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The Sandman, Vol. 2: The Doll's House Paperback – October 19, 2010
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About the Author
Mike Dringenberg was born in Laon, France, and currently resides in Bountiful, Utah. His early comics work appeared in Eclipse's Enchanter, Alien Worlds, Total Eclipse, and Vortex's Kelvin Mace. When not drawing or painting, Mike swears he can be found "wandering through the desert kicking coyotes" and "watching the sun rise in the west."
Malcolm Jones III attended the High School of Art and Design and the Pratt Institute in New York City before making his comics debut in the pages of DC Comics' Young All-Stars. In addition to his celebrated work on The Sandman, he contributed his artistic talents to many other titles for both DC and Marvel Comics.
- ASIN : 1401227996
- Publisher : Vertigo; Reprint edition (October 19, 2010)
- Language : English
- Paperback : 232 pages
- ISBN-10 : 9781401227999
- ISBN-13 : 978-1401227999
- Item Weight : 14.2 ounces
- Dimensions : 6.6 x 0.4 x 10.2 inches
- Best Sellers Rank: #451,531 in Books (See Top 100 in Books)
- Customer Reviews:
Top reviews from the United States
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When dealing with something like dreams.. well, there's a lot you can do with it. A lot of places you can go. Gaiman is essentially only limited to his imagination, and it is clear enough now that he is in no short supply of that. I especially enjoyed the issue about the "deathless man". It reminded me of old fairy tales, similar to those that can be found in something like Howard Pyle's, Twilight Land. And as much as I enjoyed that issue, I was equally disturbed by the "cereal convention". Very disturbed, in fact. As much as these books are Fantasy, they contain horror elements as well; something I was fond of in the Dark Tower.
Overall, I really liked it. I am curious to see if the plot line in this volume will affect the story moving forward, or if each will be relatively self contained. Only one way to find out!
With regards to Volume 2, it is one of my personal favorites. The storyline concerns Morpheus discovering that while he was imprisoned a few of his creations - dream and nightmares - have escaped to the human plane. He must embark on a quest to retrieve them. At the same time a young woman, Rose Walker, threatens to unknowingly destroy the dream realm and Morpheus must make a decision with regards to her life in order to keep his kingdom intact.
As far as the volume's content on the Kindle Fire - I was hesitant to abandon the volumes in print worried that the Kindle Fire might provide a more difficult viewing experience. That hasn't turned out the be the case. The novel is easy to read, you can scan in to specific boxes, and the colors are vibrant.
But the formatting for kindle is awful. At least using the kindle for ipad app as of December 2016. I read it on portrait mode, and most pages are ok, but there are some two page spreads that would require a microscope to read. Rotate to landscape: it gets smaller! Double click to zoom panel: most of the time it doesn't work, and when it works you get the panels in some weird order. Pinch to zoom: disabled!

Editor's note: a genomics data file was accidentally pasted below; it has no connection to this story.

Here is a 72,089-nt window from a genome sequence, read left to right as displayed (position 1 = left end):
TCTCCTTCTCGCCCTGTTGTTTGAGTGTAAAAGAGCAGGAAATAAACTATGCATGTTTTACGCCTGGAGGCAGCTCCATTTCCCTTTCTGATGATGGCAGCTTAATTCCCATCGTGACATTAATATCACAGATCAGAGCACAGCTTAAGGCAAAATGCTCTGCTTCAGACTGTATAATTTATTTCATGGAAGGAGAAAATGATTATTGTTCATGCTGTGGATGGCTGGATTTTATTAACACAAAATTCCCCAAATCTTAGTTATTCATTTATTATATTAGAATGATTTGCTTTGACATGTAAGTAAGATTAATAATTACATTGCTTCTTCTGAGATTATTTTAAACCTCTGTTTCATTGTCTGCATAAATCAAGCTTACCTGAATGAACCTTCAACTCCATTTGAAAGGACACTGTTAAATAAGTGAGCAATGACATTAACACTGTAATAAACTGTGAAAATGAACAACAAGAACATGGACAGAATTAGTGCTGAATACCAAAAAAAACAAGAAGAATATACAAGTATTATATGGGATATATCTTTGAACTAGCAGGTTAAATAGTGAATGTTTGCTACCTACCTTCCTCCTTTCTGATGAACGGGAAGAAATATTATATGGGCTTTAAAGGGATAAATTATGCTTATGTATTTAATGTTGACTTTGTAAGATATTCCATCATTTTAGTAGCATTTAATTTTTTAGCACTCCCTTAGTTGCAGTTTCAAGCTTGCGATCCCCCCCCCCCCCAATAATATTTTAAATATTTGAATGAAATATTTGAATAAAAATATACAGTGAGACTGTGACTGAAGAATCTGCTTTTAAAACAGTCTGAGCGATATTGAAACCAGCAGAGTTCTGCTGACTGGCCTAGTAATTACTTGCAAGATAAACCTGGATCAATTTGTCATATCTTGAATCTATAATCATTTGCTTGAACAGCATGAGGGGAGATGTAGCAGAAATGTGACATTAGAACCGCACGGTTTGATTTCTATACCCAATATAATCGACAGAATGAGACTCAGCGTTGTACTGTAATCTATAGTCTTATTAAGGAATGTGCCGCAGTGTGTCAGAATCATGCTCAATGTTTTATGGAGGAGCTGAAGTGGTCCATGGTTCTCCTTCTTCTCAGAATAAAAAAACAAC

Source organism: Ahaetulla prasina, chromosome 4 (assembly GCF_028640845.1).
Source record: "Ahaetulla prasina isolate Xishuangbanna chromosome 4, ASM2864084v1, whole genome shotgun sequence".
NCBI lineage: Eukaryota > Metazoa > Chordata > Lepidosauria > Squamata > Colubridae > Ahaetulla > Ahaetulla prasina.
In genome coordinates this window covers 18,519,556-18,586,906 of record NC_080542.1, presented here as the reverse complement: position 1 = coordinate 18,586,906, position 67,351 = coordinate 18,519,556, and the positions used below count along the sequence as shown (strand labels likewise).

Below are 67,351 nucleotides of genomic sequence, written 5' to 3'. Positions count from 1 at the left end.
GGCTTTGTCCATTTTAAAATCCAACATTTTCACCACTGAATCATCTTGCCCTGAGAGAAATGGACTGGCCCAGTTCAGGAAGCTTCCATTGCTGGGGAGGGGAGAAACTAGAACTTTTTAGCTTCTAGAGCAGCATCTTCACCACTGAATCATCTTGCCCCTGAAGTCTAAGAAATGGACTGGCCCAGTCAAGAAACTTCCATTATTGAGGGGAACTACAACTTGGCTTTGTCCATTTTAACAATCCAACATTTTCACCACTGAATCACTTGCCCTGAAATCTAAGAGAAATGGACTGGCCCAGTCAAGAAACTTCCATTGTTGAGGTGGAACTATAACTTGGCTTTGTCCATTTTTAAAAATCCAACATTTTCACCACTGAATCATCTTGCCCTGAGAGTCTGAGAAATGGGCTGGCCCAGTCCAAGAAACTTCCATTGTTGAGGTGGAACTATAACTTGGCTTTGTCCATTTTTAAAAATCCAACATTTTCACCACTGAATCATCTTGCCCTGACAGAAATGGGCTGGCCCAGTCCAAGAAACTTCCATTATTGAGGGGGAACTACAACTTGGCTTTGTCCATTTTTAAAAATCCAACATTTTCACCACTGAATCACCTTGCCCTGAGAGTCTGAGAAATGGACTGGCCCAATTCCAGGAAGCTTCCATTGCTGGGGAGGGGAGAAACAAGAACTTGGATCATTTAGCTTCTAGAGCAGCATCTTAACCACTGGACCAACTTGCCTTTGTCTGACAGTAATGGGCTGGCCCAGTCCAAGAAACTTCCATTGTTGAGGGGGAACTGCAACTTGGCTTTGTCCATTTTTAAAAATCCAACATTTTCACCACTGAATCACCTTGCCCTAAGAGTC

Here's a tip: if you want a better experience, get the comixology app. You can buy the book on amazon and read it in comixology, you just have to login to the comixology app using your amazon account. If you already have a comixology account, you can merge it with your amazon account. In the comixology app you can use landscape mode for two page spreads, and pinch to zoom works as expected.
As a comic book fan I know most people probably imagine the world of comics as being about super heroes or Sunday Funnies. But, the comic medium is worthy of so much more.
Sandman is that "much more". The story is excellent, and is wonderfully executed. You're going to want to get all of these at once, because they can't be put down.
If you're already a comic book fan, you've likely heard of Sandman. So what are you waiting for? Read this already!
If you aren't already a comic book fan, maybe it's time to give it a chance. If any story is going to change your mind about the possibilities of this art form, this is the one.
Top reviews from other countries
In this volume, we continue Dream's journey as he works to make up for his long absence. In doing so, we also get an eye-opening glimpse into his backstory, allowing us a further and deeper understanding of this character as Neil Gaiman presents us with a younger version of Dream...in love. We are introduced to Nada, a beautiful young woman who fell in love with the King of the Dreamworld, not realizing the sacrifices she'll need to make to be with him until it's too late. Nada plays a significant role in Dream's storyline and in shaping him, and we discover that he can be possessive and hurtful when he doesn't get his way. We are also introduced more thoroughly to Dream's older sister, Death, as she goes about her day doing her job and sending people to the afterlife.
The highlight of this volume, however, is the story of Rose - a human dream vortex, who happens to be the granddaughter of Unity Kincaid (a character we met in the first volume, who was asleep for most of her life during Dream's captivity), and who is on a mission to find her little brother.
Intertwined are all these different stories introducing different characters, each seemingly unrelated to one another, each seemingly, random and curiously strange and nonsensical, and although you are enjoying each and every one of these stories in isolation, you are confused as to what it has to do with the Sandman, and how it is all related.
But in the end, Gaiman brilliantly brings together all the subplots making you unable to react in any other way except to say "ahhh...I get it now", as he sets the stage for what's to come in this bizarre and dark journey of his.